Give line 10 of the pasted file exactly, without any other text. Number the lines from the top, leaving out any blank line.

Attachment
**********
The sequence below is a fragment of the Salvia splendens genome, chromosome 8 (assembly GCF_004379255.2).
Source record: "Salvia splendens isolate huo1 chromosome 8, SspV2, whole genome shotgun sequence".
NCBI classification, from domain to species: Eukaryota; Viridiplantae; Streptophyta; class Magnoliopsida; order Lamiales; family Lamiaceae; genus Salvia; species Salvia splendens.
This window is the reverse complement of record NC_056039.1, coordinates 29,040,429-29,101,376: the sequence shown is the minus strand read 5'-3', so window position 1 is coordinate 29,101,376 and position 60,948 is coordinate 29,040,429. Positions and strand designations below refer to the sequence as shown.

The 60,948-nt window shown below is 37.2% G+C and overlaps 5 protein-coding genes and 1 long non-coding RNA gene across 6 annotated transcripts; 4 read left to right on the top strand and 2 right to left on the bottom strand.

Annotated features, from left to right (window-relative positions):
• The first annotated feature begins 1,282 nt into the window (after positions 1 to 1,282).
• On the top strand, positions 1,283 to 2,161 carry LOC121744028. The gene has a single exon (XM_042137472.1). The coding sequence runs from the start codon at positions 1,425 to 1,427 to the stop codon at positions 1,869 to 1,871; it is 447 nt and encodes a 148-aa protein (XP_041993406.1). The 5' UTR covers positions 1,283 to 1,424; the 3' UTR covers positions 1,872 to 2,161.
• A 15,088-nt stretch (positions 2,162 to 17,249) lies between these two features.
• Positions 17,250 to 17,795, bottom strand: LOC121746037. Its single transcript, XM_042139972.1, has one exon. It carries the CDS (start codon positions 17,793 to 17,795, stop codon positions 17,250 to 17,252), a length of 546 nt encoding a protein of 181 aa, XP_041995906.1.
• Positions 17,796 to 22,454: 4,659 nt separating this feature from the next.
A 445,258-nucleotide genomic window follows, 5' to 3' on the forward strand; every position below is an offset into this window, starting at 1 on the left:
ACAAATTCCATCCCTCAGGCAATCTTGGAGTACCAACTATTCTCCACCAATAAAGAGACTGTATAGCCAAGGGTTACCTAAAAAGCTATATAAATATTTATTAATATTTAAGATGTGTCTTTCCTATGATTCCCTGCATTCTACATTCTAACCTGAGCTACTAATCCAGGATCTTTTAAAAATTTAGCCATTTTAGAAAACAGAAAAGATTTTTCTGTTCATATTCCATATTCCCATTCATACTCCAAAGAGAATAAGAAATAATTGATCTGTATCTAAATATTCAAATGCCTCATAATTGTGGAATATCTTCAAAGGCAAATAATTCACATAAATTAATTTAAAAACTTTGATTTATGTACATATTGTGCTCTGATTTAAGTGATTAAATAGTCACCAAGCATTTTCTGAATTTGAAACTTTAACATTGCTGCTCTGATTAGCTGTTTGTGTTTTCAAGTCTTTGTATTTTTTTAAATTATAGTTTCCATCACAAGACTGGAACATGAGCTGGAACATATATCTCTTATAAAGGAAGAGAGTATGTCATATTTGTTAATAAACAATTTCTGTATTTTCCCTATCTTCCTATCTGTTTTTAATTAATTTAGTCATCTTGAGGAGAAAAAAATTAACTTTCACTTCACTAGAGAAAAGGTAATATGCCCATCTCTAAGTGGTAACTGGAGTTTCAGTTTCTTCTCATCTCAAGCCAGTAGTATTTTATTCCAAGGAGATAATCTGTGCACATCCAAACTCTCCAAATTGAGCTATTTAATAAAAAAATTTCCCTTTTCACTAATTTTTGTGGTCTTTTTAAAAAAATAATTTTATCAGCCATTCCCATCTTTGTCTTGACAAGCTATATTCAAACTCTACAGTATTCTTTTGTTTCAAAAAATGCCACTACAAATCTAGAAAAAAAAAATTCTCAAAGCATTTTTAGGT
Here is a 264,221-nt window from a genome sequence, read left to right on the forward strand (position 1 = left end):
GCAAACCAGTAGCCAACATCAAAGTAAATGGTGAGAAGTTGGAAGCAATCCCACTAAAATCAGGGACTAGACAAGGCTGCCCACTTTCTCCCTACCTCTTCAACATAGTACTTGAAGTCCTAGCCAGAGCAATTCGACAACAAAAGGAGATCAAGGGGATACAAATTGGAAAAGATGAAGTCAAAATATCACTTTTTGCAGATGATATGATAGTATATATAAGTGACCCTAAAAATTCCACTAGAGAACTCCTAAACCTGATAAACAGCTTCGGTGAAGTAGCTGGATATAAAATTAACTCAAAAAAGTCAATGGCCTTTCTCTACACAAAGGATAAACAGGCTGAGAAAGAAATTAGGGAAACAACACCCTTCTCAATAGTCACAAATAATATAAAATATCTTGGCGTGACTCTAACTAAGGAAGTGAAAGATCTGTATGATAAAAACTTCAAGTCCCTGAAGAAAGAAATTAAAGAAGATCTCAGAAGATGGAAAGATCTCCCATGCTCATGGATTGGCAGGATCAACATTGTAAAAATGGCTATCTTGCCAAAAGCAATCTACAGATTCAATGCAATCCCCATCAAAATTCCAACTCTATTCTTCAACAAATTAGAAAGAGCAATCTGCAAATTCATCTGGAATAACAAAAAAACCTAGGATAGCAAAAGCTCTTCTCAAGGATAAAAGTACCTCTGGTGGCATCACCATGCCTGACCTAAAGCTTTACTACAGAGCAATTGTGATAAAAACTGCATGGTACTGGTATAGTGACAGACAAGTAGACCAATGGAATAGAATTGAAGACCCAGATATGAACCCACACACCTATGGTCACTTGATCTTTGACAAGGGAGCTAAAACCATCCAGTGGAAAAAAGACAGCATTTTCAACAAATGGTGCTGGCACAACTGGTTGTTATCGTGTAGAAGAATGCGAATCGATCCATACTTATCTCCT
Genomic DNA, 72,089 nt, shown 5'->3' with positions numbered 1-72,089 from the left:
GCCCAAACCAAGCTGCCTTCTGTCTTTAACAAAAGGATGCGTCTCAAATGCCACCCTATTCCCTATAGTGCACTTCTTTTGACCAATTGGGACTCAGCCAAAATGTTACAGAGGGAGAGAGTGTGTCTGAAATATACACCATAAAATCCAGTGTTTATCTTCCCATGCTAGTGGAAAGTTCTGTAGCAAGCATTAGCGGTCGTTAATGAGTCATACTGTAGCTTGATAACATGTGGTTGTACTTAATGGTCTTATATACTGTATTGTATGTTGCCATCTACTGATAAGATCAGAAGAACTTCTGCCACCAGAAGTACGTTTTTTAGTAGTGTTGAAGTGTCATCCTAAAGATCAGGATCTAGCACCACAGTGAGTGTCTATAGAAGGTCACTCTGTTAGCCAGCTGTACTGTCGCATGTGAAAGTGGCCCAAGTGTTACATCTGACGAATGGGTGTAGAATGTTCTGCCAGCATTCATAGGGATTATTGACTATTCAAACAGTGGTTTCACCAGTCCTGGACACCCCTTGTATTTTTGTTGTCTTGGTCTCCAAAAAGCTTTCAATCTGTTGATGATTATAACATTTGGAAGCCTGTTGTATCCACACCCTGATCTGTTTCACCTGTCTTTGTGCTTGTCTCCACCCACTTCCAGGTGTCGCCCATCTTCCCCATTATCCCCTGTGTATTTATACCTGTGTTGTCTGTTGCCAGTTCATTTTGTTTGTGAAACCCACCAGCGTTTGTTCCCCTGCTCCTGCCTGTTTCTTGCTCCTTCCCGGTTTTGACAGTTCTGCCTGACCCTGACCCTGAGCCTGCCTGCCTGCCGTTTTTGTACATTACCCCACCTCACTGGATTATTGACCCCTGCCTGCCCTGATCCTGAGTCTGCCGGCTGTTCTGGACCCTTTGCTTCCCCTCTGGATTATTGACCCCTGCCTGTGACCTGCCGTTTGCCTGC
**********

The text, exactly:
• Positions 17,250 to 17,795, bottom strand: LOC121746037. Its single transcript, XM_042139972.1, has one exon. It carries the CDS (start codon positions 17,793 to 17,795, stop codon positions 17,250 to 17,252), a length of 546 nt encoding a protein of 181 aa, XP_041995906.1.